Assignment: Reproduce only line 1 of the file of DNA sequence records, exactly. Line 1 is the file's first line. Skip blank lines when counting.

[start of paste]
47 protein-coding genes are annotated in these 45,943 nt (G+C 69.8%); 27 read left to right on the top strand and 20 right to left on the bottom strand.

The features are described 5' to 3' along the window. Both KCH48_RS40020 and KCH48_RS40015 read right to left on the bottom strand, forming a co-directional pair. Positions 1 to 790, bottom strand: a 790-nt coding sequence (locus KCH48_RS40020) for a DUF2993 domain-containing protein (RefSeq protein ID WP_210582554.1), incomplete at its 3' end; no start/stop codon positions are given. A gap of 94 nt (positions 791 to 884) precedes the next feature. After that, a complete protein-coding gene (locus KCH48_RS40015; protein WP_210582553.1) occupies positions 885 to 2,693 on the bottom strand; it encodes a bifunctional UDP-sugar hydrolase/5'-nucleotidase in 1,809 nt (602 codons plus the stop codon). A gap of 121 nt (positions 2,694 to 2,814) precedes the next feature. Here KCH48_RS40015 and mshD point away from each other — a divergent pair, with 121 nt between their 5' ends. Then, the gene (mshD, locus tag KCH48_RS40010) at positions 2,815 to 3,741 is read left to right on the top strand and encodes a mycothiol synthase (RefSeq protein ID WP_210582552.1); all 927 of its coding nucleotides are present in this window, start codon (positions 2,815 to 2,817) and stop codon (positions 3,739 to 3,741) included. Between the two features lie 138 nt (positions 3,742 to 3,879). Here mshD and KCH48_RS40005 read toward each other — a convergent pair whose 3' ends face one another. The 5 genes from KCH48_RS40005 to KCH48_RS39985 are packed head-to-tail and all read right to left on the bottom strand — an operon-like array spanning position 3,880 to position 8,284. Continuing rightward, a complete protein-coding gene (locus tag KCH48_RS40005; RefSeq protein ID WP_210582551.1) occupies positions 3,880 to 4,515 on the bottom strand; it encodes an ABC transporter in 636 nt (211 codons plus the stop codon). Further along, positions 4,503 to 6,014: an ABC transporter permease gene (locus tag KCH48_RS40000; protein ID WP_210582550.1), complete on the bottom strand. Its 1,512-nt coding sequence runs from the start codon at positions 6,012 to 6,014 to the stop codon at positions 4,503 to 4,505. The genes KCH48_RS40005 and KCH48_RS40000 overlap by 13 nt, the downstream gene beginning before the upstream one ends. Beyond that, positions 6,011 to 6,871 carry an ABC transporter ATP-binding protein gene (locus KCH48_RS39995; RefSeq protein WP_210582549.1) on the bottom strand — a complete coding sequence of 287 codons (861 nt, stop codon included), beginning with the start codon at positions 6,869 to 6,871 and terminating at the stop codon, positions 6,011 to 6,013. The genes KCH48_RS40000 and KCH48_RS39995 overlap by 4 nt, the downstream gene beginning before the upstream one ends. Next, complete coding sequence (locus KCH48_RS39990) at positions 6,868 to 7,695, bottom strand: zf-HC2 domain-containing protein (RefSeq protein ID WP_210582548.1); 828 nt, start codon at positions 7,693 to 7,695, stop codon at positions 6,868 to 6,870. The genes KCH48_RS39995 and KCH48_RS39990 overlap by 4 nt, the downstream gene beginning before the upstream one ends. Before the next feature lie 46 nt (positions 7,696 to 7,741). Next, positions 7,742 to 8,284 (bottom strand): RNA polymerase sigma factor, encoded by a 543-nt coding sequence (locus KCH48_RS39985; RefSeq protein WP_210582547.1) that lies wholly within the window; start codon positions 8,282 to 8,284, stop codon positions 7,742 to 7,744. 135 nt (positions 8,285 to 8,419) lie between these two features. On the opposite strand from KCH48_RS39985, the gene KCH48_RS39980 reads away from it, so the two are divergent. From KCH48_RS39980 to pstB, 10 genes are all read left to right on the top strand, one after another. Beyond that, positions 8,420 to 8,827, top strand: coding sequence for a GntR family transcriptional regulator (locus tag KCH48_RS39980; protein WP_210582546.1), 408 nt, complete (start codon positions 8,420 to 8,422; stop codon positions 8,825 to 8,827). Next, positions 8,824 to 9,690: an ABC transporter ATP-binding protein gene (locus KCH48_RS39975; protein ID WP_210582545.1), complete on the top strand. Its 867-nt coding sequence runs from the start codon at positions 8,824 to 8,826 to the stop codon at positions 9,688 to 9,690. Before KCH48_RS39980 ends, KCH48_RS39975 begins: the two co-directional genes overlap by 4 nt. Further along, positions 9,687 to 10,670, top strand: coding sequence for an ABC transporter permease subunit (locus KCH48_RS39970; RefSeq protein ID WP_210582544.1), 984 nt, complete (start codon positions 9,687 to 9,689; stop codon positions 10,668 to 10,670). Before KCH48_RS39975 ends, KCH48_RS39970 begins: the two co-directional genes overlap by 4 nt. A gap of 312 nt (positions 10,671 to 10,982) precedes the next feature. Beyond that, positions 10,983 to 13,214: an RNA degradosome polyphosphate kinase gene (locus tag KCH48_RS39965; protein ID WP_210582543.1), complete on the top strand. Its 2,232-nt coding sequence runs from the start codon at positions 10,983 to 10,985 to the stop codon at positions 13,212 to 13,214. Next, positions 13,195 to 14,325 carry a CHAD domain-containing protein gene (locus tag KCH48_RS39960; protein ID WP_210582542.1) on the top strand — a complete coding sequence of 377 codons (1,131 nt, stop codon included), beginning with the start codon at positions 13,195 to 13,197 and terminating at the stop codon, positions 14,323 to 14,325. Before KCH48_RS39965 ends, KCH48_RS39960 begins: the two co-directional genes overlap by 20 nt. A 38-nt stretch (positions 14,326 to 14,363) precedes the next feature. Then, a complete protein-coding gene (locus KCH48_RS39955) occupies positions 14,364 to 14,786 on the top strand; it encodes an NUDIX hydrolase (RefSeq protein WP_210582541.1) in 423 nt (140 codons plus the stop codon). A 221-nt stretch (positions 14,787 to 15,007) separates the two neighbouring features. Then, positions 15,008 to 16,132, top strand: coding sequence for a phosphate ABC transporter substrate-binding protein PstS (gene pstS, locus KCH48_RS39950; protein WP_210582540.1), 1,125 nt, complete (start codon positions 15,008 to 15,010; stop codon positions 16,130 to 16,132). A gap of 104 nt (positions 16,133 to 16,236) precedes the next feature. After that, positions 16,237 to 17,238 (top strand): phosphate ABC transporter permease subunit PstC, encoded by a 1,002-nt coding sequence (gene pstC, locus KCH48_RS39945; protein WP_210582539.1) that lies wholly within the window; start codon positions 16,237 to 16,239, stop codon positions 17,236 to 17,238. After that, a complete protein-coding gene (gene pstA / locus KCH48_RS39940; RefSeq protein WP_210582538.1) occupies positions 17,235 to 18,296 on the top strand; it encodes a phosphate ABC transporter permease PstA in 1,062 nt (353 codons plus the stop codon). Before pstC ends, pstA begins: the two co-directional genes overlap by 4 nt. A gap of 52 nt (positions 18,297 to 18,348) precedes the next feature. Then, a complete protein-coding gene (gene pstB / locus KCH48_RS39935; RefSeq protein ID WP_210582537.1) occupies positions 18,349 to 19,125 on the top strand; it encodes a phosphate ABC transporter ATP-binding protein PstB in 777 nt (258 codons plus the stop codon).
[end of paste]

47 protein-coding genes are annotated in these 45,943 nt (G+C 69.8%); 27 read left to right on the top strand and 20 right to left on the bottom strand.